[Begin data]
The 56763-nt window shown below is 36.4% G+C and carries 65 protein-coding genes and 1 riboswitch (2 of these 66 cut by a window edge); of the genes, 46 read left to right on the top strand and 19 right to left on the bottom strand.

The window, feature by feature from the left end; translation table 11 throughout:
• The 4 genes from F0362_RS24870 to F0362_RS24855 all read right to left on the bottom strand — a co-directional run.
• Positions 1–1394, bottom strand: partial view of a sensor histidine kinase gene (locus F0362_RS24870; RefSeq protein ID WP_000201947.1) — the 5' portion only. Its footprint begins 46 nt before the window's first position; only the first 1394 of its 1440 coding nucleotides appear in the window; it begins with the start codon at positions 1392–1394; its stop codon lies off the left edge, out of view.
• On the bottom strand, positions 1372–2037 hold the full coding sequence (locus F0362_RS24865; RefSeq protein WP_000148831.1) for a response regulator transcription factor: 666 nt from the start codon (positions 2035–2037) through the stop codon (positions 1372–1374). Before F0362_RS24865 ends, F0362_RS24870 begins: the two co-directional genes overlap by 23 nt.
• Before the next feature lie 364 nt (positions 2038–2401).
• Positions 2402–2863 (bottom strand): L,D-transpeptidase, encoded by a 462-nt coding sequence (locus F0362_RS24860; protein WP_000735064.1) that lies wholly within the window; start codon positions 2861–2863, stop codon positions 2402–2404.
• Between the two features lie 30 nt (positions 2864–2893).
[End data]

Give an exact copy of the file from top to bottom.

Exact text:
The 56763-nt window shown below is 36.4% G+C and carries 65 protein-coding genes and 1 riboswitch (2 of these 66 cut by a window edge); of the genes, 46 read left to right on the top strand and 19 right to left on the bottom strand.

The window, feature by feature from the left end; translation table 11 throughout:
• The 4 genes from F0362_RS24870 to F0362_RS24855 all read right to left on the bottom strand — a co-directional run.
• Positions 1–1394, bottom strand: partial view of a sensor histidine kinase gene (locus F0362_RS24870; RefSeq protein ID WP_000201947.1) — the 5' portion only. Its footprint begins 46 nt before the window's first position; only the first 1394 of its 1440 coding nucleotides appear in the window; it begins with the start codon at positions 1392–1394; its stop codon lies off the left edge, out of view.
• On the bottom strand, positions 1372–2037 hold the full coding sequence (locus F0362_RS24865; RefSeq protein WP_000148831.1) for a response regulator transcription factor: 666 nt from the start codon (positions 2035–2037) through the stop codon (positions 1372–1374). Before F0362_RS24865 ends, F0362_RS24870 begins: the two co-directional genes overlap by 23 nt.
• Before the next feature lie 364 nt (positions 2038–2401).
• Positions 2402–2863 (bottom strand): L,D-transpeptidase, encoded by a 462-nt coding sequence (locus F0362_RS24860; protein WP_000735064.1) that lies wholly within the window; start codon positions 2861–2863, stop codon positions 2402–2404.
• Between the two features lie 30 nt (positions 2864–2893).